Disparities Revealed In Black & White

September 15, 2005 | New York Daily News |

Last month, we marked the 40th anniversary of the Voting Rights Act. The act was a victory for the civil rights movement and added momentum to the War on Poverty. Together, these efforts initiated decades of progress.

But as the Superdome and Convention Center vividly displayed, economic disparity and its impact are still black and white. As the immediate debate on whether racism contributed to Katrina's devastation dies down and the long-term recovery in the Gulf Coast begins, the challenges of America's racial divide will not dissipate. They will only grow stronger.

Nationally, the median income of a black household is about $30,000, compared with $48,000 for white households, according to the Census Bureau. Across the affected areas of Louisiana, Mississippi and Alabama, for every dollar in income earned by a white worker, an African-American worker earns just 63 cents, according to data from the Center for American Progress. For Katrina's survivors, this dramatic income disparity means that many of the resources people rely on to rebuild their lives — health insurance, flood insurance as either renters or homeowners, a safety net of assets to hold families over until employment resumes, access to credit for expenses over the next few months and even the means to declare bankruptcy if needed — will be more accessible to whites than to African-Americans.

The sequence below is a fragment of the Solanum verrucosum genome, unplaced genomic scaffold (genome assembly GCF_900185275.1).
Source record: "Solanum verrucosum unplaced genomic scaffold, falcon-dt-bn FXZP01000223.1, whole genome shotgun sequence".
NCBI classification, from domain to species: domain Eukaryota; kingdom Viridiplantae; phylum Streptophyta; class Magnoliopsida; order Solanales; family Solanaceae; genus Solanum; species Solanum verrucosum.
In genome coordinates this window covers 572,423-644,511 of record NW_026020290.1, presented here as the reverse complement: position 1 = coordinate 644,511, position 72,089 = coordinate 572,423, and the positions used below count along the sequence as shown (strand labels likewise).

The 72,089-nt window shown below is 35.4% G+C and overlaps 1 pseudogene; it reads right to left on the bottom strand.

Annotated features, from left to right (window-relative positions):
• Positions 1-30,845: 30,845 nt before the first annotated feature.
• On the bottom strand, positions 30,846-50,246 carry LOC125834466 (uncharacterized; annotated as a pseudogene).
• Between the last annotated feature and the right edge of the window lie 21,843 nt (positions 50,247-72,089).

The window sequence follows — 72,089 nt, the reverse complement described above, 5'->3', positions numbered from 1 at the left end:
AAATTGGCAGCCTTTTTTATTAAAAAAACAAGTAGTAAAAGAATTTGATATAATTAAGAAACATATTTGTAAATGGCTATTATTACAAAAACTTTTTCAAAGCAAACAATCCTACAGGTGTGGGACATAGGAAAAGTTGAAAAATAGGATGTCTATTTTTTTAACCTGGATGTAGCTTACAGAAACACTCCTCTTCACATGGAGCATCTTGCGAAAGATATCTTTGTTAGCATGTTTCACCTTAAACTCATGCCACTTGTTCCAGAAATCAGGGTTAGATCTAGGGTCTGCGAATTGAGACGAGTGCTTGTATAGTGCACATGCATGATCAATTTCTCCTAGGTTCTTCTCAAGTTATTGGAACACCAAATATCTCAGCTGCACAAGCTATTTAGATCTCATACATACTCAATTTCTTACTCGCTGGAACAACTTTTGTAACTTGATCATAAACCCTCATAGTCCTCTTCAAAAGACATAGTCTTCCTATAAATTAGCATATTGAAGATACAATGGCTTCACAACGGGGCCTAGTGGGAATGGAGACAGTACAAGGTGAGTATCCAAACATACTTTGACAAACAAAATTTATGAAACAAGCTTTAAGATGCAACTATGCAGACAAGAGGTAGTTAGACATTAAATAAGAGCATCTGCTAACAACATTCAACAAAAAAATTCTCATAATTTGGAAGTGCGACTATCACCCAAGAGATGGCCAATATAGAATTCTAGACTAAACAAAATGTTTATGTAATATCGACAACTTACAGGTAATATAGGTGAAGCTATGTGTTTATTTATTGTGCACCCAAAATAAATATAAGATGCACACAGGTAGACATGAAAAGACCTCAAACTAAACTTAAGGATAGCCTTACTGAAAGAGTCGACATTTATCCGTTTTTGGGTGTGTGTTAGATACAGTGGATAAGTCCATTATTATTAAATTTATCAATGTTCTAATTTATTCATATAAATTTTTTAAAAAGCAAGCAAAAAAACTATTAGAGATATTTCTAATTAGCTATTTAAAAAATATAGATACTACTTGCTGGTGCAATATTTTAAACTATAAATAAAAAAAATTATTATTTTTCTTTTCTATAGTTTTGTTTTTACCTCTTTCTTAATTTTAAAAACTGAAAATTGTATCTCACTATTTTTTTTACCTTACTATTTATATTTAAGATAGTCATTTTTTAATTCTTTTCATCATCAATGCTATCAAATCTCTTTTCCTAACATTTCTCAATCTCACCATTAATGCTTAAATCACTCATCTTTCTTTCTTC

This is a harsh reality. But it is one we cannot ignore. Ongoing economic disparities exist along racial lines. These disparities were not brought on by Katrina. They were amplified by it. Racial disparities in opportunity have a much longer history. Their legacy runs much deeper.

Things have improved since the Voting Rights Act was signed, yet nationally, three out of four whites own their homes while less than half of African-Americans do, according to census figures. In median net worth, black households hold less than 10 cents for every dollar held by white households, the Pew Hispanic Center reports. This is the case even with individuals with the same level of education. "Social Inequality," edited by Kathryn Neckerman, states that the net worth of black college graduates is close to the net worth of white high school graduates. The net worth of black high school graduates is close to the net worth of white high school dropouts.

The Gulf Coast's devastation is certainly rooted in a legacy of racism, but perhaps Katrina can have a legacy of its own: a national commitment to attacking the conditions of economic disparity that affected and will continue to torment the survivors.

Wheary is a senior fellow at the Manhattan-based public policy organization Demos.